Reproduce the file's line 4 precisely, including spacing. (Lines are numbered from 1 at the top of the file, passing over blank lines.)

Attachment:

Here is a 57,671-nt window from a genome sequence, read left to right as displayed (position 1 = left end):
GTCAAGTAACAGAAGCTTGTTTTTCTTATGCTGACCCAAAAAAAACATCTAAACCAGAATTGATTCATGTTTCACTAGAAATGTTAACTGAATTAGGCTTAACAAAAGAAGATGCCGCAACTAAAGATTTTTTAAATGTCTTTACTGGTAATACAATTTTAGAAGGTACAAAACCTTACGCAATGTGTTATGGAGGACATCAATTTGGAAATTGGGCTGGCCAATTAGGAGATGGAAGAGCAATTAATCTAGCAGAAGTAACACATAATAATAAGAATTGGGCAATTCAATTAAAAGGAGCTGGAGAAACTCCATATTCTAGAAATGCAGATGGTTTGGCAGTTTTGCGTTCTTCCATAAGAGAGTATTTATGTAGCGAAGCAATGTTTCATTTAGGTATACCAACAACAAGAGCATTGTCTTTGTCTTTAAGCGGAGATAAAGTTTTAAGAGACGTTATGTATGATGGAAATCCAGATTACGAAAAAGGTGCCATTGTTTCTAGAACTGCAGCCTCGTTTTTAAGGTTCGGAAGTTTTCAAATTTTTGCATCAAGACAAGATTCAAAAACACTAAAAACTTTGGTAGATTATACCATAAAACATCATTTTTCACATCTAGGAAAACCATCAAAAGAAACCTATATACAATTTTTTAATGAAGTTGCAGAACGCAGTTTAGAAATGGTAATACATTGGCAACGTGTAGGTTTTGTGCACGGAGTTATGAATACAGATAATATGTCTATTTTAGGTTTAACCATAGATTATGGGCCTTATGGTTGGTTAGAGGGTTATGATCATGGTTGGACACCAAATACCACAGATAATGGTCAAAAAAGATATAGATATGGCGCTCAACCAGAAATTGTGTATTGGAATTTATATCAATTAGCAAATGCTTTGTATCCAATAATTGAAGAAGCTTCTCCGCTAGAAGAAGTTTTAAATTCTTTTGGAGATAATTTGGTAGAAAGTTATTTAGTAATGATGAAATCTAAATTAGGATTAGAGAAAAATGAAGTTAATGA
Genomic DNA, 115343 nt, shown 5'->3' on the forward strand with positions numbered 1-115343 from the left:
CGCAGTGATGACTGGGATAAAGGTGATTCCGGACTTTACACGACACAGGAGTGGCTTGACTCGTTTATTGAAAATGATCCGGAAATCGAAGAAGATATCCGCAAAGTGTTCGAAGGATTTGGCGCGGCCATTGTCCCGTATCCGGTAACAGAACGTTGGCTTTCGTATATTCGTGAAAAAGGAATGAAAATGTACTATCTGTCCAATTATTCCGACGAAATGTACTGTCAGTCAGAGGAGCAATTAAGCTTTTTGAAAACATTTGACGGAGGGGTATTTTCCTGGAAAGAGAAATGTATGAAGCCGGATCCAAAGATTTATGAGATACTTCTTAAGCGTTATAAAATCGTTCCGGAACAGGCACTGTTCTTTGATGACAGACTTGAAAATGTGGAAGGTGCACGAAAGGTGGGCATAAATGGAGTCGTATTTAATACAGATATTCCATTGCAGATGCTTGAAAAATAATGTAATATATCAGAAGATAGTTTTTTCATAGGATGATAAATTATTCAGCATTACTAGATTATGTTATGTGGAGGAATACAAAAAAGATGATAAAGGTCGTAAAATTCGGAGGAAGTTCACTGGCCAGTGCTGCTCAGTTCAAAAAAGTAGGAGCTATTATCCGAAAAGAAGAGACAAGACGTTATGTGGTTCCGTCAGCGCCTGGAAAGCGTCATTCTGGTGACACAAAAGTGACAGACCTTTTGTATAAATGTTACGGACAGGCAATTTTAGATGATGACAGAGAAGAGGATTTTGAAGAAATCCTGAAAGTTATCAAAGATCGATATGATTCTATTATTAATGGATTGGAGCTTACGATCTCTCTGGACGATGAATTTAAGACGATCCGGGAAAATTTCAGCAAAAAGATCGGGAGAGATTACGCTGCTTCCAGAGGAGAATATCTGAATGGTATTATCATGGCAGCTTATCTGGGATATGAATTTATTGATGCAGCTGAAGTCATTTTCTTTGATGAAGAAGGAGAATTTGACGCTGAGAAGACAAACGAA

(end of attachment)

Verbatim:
CGCAGTGATGACTGGGATAAAGGTGATTCCGGACTTTACACGACACAGGAGTGGCTTGACTCGTTTATTGAAAATGATCCGGAAATCGAAGAAGATATCCGCAAAGTGTTCGAAGGATTTGGCGCGGCCATTGTCCCGTATCCGGTAACAGAACGTTGGCTTTCGTATATTCGTGAAAAAGGAATGAAAATGTACTATCTGTCCAATTATTCCGACGAAATGTACTGTCAGTCAGAGGAGCAATTAAGCTTTTTGAAAACATTTGACGGAGGGGTATTTTCCTGGAAAGAGAAATGTATGAAGCCGGATCCAAAGATTTATGAGATACTTCTTAAGCGTTATAAAATCGTTCCGGAACAGGCACTGTTCTTTGATGACAGACTTGAAAATGTGGAAGGTGCACGAAAGGTGGGCATAAATGGAGTCGTATTTAATACAGATATTCCATTGCAGATGCTTGAAAAATAATGTAATATATCAGAAGATAGTTTTTTCATAGGATGATAAATTATTCAGCATTACTAGATTATGTTATGTGGAGGAATACAAAAAAGATGATAAAGGTCGTAAAATTCGGAGGAAGTTCACTGGCCAGTGCTGCTCAGTTCAAAAAAGTAGGAGCTATTATCCGAAAAGAAGAGACAAGACGTTATGTGGTTCCGTCAGCGCCTGGAAAGCGTCATTCTGGTGACACAAAAGTGACAGACCTTTTGTATAAATGTTACGGACAGGCAATTTTAGATGATGACAGAGAAGAGGATTTTGAAGAAATCCTGAAAGTTATCAAAGATCGATATGATTCTATTATTAATGGATTGGAGCTTACGATCTCTCTGGACGATGAATTTAAGACGATCCGGGAAAATTTCAGCAAAAAGATCGGGAGAGATTACGCTGCTTCCAGAGGAGAATATCTGAATGGTATTATCATGGCAGCTTATCTGGGATATGAATTTATTGATGCAGCTGAAGTCATTTTCTTTGATGAAGAAGGAGAATTTGACGCTGAGAAGACAAACGAA